Have you ever seen a site where the colors look so rich and subtle that they just blow you away, and you wonder how the designer ever happened to settle on those particular colors? If you are designing a page to showcase an image, it seems obvious that you go to the image to find your basic colors, but even after hours of playing with variations of hue and saturation, etc., often what you end up with seems to lack quite the same deft touch that you've seen elsewhere. How do they do it? Well, I just don't know. But I did come up with an interesting idea yesterday that I've had a lot of fun playing with: use a mosaic filter on your image to give yourself a potential palette. I'm sure this is an old idea, but I haven't read about it before, so I'll share. To do this in Photoshop, just go to the regular filters and use Filter: Pixelate: Mosaic, and choose a cell size that gives you the number of options you feel comfortable working with. If you don't have any mosaic filtering options, use this trick: make your image tiny, save it as a .gif, then open the file again and increase the size. For example, if your image is 300 pixels x 300 pixels, reduce it to 10 x 10, save, re-open, then increase back to 300 x 300.
For a couple of quick demonstrations and a few more tips, keep reading.
For example, here's a .gif that shows an image, and a couple of basic background color choices. This is what I came up with from just looking at the image and going with my first inclination, and it's nice; I like it, but it seems maybe a touch flat and uninspired. So I did the mosaic trick, and used this array to begin playing with colors. Here's what I ended up with, which I like much better. My first choice wasn't a bad one though; here's an example showing one of the color choices from one of my mosaic palettes which is quite similar. If that first palette example seems like too many colors to choose between, just make your cell size larger when you pixelate the image, so that you end up with something like this, or this. Or you can narrow it down even further, using the maximum cell size, for a palette equivalent of Google's "I'm Feeling Lucky".
One note: on some images you will find that the colors are too subtle and/or similar or appear in spots that are too small for you to get a useful palette using this technique. In this case you usually end up with what looks like one solid-color square. Well, this color will probably be a pretty good choice, but to get back to having options, experiment with increasing the contrast or saturation on your image and then pixelating it. Once you manage to get a defined palette, work with those colors, decreasing saturation or brightness if needed. You can also try increasing your image size (just for establishing your mosaic palette).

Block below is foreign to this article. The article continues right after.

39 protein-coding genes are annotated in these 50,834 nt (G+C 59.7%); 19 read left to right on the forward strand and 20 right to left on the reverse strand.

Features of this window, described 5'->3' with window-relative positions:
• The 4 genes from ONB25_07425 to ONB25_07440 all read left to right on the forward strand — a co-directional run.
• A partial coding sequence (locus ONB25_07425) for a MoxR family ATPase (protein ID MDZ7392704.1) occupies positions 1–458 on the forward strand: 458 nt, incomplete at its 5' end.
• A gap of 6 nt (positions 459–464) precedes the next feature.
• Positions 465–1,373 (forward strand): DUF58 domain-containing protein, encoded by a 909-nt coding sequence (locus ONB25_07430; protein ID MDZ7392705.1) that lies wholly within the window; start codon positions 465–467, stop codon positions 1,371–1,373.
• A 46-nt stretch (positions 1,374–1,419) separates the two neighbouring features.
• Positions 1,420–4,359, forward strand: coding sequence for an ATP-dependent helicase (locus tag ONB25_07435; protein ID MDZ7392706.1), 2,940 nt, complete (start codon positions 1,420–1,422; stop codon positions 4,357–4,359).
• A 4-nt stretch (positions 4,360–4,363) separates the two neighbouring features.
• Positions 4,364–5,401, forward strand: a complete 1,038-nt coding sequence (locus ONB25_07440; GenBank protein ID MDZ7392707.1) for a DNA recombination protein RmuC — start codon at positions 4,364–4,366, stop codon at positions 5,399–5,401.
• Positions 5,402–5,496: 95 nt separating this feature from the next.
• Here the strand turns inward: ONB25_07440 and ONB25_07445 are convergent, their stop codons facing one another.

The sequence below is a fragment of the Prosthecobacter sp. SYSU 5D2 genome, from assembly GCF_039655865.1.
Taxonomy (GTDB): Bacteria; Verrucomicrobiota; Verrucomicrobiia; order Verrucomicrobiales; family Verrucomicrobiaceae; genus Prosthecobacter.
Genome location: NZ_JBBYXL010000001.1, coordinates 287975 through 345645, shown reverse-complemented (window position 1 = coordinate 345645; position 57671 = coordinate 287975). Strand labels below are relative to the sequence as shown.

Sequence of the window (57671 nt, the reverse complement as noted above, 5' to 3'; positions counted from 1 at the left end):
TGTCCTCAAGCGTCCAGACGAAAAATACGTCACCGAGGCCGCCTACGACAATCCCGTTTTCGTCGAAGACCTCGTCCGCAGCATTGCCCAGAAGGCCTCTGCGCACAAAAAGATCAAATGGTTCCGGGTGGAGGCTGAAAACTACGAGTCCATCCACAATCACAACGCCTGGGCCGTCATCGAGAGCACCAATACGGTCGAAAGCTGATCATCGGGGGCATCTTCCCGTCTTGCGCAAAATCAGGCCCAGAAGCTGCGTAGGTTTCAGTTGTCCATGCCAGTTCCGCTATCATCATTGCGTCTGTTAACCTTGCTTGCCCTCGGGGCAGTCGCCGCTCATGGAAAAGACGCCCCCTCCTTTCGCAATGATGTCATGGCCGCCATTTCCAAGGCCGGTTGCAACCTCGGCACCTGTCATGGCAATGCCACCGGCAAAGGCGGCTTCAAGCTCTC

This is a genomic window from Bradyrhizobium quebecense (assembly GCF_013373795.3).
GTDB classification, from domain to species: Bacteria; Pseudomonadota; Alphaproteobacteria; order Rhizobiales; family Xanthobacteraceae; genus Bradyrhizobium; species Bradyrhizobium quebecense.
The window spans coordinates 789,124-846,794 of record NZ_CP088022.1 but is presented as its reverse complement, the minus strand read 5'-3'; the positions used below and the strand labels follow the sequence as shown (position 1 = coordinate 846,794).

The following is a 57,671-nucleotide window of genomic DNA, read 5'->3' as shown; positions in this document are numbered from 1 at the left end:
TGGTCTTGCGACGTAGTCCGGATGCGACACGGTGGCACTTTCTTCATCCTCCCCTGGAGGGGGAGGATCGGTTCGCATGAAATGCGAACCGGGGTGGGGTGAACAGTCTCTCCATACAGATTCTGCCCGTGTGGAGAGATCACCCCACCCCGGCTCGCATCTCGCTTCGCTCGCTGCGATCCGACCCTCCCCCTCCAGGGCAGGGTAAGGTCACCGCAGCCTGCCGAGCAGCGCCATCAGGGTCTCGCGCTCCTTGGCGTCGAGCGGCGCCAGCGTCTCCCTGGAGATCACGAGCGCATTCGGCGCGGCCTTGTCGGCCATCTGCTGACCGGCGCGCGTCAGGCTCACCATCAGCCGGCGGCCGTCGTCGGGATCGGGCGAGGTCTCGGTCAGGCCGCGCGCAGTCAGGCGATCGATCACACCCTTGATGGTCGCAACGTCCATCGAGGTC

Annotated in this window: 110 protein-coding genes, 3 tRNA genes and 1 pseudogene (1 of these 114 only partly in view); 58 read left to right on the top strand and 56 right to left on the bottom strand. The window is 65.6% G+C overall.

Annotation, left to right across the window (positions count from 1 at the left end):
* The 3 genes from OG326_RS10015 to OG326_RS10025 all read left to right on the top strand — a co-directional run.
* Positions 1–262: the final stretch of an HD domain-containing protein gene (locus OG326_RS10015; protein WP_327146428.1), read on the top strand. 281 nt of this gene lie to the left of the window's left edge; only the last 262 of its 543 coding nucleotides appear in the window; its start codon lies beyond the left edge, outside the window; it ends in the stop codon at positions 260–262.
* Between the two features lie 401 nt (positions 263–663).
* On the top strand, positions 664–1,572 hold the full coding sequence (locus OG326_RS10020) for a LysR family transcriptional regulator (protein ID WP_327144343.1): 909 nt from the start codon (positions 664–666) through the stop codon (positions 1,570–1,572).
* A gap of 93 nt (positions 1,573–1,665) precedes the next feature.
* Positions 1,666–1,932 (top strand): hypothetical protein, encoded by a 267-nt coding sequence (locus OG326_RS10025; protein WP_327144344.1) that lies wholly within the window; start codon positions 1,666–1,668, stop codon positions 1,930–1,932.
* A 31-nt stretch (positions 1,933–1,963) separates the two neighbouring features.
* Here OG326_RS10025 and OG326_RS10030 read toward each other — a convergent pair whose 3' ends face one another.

Finally, one last tip (and I think this is a good one, so I shouldn't bury it down here, should I?): Choosing colors this way is nice aesthetically, but it doesn't necessarily make for the ideal web colors. I have a way to handle that . To get your chosen mosaic-inspired palette to be "web smart", I have a little shorthand trick (because let's face it, if you are going for 256 "web safe" palette, just choose one of the three or four colors that don't hurt your eyes and be done with it). Here's what you do: just make every second number or letter in the hexadecimal color code the same as the one that preceded it. That sounds complicated but it's very simple: for example, if the color you want is #49594D, make it #445544; if you want #568791, go with #558899; #A6A6CE becomes #AAAACC. Then you can go to the Smart Web Palette and look at your web-smart adjusted color and the colors around it to see what you prefer.
That's what I did on this example (except I just stuck with my shorthand colors) The background of the text area is #445555; the border between the background area and the text area is #664444; the border is plain black; the headline is #997766; the text is #888877.
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Tracked on Aug 13, 2004 3:56:15 AM
I read all of that and comprehended at least 90%. Nifty stuff! Very cool idea.
Posted by: shane | Jul 30, 2004 12:22:28 PM
Shane, I also read all that, but comprehended only about 80%....
Posted by: taz | Aug 1, 2004 6:08:05 AM
nice idea to get a customized color scheme. There is a different possibility to create such a color palette described in the following tutorial on:
Posted by: Claudia | Aug 3, 2004 7:21:13 AM
Thanks, Claudia - what a great site! I've added it to the linkblog
Posted by: taz | Aug 5, 2004 5:20:27 AM
Hi Taz, I love your site so I just linked to you.
This is a fine way to work with color, especially with one main photo. I usually find colors instinctively, but often based on the main image. I'll try your method soon. Thanks.
Posted by: Marilyn Langfeld | Jan 22, 2005 5:50:52 AM